Here is a group of selected papers I wrote during the course of my Master’s study at University of Georgia.
I originally wrote this paper as part of my Thesis research, but the scope proved too wide to include it. Thus, I revised it to present at the SECSOR (Southeastern Commission for the Study of Religion) Conference in Atlanta, March 2008.
It analyzes the folk community that revered and eventually scorned Bob Dylan when he used an electric guitar and “betrayed” the movement. In electing Dylan its prophet (and as it is portrayed in Martin Scorsese’s documentary No Direction Home), the folk movement comes to resemble a religious movement. My central question is: What happens when a contemporary figure is idealized, and then he or she eventually changes? How does this affect the community that has built itself around this figure?
This is a rather informal look at scholarly work on ecumenical discourse; in other words, in discussing theology (as we did in the particular class for which it was written), what are some possible ways to reach a starting point, let alone an agreement?
Religion & Literature
One of my “specialties,” so to speak, in graduate school (other than the ridiculously esoteric and convoluted, yet hopefully intriguing, theories in my Thesis posted elsewhere on this site) was the discipline of Religion & Literature. Basically a marriage of literary and religious theory, Religion & Lit. (at least the way we studied it at University of Georgia) takes a very unique tack on the definition of “religion,” and looks for themes and elements of that definition within classic literature (mostly American & English for our purposes here). Below are a series of papers I wrote during two semesters that fit this bill. Enjoy!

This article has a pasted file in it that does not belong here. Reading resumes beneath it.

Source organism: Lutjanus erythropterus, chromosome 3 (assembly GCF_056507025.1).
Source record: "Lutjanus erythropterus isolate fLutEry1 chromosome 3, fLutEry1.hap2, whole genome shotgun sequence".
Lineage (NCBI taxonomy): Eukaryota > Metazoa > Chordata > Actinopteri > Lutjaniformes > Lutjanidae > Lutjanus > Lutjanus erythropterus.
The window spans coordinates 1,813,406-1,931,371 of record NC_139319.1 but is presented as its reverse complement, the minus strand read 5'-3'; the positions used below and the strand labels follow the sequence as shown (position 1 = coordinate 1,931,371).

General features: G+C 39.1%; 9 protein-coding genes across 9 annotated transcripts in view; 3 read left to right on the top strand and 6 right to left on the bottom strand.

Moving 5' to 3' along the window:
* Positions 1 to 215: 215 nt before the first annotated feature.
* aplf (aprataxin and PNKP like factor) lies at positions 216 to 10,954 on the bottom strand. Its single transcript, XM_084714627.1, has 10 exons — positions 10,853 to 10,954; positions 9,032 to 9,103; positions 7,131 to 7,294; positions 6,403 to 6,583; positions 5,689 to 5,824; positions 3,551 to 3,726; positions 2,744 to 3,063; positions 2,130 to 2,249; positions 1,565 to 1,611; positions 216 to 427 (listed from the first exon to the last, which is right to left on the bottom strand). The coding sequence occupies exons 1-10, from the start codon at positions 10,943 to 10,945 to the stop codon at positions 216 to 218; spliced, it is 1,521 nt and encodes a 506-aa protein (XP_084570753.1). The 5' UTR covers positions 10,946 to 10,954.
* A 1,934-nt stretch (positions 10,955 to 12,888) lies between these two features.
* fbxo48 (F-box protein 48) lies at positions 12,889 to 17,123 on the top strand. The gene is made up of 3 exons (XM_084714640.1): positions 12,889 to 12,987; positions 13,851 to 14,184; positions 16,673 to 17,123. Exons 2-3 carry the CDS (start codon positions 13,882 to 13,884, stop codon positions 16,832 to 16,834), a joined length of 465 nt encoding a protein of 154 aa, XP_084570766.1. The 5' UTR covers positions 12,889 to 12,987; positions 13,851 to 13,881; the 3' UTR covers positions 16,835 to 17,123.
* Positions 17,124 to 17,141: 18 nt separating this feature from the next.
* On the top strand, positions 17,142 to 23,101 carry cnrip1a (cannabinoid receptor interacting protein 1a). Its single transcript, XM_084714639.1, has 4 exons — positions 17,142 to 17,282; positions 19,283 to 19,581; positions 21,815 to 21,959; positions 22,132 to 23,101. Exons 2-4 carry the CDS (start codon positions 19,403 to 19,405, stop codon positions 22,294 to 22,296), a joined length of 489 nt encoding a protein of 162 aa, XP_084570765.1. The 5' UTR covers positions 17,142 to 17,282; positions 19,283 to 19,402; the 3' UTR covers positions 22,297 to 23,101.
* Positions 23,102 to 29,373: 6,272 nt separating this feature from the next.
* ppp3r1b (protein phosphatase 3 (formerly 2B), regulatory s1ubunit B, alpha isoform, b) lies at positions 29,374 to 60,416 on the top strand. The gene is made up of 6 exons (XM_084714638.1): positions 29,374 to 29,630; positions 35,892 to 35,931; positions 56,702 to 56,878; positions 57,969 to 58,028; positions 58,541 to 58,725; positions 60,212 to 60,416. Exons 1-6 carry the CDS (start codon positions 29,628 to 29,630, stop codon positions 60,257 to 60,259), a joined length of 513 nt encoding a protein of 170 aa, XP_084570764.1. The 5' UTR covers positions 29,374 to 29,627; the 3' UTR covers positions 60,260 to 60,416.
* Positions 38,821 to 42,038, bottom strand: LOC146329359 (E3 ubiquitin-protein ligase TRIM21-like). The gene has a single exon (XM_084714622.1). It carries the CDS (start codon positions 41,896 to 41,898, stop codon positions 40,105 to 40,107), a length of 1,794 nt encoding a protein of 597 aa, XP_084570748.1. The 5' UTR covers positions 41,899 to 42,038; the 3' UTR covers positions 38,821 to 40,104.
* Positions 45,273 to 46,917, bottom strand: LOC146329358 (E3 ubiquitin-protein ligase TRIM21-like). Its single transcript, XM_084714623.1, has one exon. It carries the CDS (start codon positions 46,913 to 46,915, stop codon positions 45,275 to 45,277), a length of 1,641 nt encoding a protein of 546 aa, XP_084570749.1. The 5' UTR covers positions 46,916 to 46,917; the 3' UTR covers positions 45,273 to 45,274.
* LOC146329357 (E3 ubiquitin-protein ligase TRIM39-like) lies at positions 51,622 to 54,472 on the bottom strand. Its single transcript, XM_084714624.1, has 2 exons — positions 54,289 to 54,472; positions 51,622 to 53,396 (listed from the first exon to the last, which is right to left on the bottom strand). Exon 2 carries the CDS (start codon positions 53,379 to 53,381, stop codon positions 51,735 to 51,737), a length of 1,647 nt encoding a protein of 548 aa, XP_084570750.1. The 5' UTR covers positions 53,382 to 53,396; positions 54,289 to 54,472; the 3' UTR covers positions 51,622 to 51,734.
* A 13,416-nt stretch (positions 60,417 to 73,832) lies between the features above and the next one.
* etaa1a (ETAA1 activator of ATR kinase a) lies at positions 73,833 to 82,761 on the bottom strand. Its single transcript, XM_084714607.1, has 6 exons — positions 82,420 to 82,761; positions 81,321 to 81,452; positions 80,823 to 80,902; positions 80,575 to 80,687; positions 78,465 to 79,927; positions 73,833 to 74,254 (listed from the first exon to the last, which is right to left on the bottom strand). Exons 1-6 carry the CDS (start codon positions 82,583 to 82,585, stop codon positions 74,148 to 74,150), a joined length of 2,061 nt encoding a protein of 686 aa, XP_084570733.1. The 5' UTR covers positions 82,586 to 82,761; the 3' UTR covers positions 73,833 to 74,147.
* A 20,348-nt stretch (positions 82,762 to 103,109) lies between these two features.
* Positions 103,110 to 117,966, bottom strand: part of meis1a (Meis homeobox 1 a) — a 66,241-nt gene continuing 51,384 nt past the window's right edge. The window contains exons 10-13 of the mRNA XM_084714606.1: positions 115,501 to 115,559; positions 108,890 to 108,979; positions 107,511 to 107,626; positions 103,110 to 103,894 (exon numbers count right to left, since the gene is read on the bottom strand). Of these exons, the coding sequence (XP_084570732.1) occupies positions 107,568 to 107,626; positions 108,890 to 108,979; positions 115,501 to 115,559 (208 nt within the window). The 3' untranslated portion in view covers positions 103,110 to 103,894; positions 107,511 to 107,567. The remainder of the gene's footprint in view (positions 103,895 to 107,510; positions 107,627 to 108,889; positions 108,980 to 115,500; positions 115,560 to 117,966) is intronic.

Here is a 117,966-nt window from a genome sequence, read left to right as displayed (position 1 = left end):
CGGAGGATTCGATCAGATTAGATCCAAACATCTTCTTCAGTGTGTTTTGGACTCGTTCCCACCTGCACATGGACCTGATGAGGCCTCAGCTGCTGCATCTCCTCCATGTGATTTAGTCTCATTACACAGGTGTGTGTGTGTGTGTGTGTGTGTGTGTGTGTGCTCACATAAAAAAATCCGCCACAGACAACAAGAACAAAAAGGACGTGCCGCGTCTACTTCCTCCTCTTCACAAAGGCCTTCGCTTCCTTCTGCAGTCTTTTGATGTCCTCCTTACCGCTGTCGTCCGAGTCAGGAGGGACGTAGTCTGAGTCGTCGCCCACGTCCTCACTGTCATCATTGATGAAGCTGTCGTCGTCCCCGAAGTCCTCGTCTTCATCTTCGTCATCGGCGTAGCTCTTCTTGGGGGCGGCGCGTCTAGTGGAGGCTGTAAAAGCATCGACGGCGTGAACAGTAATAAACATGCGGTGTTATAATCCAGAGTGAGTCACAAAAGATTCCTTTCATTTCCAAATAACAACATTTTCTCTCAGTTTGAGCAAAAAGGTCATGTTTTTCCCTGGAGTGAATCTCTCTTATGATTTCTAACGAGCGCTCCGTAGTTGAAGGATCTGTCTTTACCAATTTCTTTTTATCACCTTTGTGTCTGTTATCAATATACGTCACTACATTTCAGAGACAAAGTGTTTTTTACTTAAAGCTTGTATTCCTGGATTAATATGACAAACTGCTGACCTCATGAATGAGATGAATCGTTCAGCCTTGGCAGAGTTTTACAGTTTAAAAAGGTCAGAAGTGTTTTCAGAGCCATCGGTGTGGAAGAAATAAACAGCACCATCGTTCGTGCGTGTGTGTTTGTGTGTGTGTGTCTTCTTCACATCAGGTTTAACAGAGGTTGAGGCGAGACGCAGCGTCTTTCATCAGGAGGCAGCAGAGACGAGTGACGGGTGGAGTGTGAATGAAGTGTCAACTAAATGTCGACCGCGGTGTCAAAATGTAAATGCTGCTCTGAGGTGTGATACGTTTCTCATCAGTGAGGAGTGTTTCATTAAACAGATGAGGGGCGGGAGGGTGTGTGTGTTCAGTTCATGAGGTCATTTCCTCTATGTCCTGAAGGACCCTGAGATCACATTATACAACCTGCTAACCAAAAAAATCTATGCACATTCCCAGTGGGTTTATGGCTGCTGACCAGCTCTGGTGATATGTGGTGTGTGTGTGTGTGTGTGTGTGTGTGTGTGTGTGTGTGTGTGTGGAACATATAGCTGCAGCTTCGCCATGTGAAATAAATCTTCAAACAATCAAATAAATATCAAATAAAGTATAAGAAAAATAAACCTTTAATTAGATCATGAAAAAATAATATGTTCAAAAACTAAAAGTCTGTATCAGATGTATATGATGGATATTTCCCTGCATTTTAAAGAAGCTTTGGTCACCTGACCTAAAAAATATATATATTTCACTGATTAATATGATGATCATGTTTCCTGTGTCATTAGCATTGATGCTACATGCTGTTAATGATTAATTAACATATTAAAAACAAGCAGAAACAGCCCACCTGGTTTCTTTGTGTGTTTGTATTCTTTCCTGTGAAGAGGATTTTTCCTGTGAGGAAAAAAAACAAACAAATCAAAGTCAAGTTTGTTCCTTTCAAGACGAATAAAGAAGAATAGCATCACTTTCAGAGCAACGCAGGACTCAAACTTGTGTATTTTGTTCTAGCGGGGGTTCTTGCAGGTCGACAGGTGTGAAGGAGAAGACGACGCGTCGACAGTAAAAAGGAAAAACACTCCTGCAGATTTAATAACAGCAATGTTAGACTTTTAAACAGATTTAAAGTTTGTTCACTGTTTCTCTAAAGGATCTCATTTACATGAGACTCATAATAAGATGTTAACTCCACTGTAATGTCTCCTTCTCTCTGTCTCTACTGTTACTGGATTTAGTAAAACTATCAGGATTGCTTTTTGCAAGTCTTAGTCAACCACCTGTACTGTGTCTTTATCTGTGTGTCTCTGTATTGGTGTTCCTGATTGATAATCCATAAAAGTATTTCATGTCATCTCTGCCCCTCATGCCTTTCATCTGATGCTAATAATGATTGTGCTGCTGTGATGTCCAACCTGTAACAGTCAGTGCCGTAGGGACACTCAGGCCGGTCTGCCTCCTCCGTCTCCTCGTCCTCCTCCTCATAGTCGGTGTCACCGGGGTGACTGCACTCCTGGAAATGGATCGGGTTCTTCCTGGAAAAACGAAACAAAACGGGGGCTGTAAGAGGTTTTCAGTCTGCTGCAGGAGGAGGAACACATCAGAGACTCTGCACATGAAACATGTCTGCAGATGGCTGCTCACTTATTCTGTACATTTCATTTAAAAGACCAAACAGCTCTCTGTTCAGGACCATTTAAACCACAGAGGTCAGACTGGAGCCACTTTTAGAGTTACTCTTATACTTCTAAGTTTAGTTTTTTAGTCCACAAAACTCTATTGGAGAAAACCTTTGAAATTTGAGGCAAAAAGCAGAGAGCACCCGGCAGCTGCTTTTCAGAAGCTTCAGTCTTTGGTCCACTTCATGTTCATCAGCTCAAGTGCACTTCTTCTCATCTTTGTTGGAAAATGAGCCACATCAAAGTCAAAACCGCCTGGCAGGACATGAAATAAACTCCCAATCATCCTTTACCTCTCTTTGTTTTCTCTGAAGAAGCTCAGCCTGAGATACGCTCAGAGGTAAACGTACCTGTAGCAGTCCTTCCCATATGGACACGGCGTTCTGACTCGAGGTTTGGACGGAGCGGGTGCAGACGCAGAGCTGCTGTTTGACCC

An inquiry upon the fine line between journalism and fiction. Is an author’s subjective opinion inextricable from his or her work, whether it be “objective” journalism or complete fiction?
The title is relatively self-explanatory — the paper invokes a character study of the father figure in To Kill a Mockingbird.
How our tragic hero Victor Frankenstein discovers the pain of playing God. Is this what God feels like?
An open letter to the literary critics who think that they can understand the “true” meaning of an literary work — and that there is only one meaning, and that they know it and you don’t.
At the end of my first year of graduate school, when all the previous Religion & Lit. papers had been written, I finally got to write a paper about one of my all-time favorite films — Adaptation.
Though my religious scholarship included very little traditional religious study, as you can see from the above papers, my first semester I wrote several papers on Judaism: one speculating the inspiration for many of the Dead Sea Scrolls, and the other pontificating on what it means to be Jewish in the modern day. I don’t claim to be an expert on either; feel free to critique wildly.
A lengthy inquiry into how Jesus fit the Messianic expectations of at least one particular sect.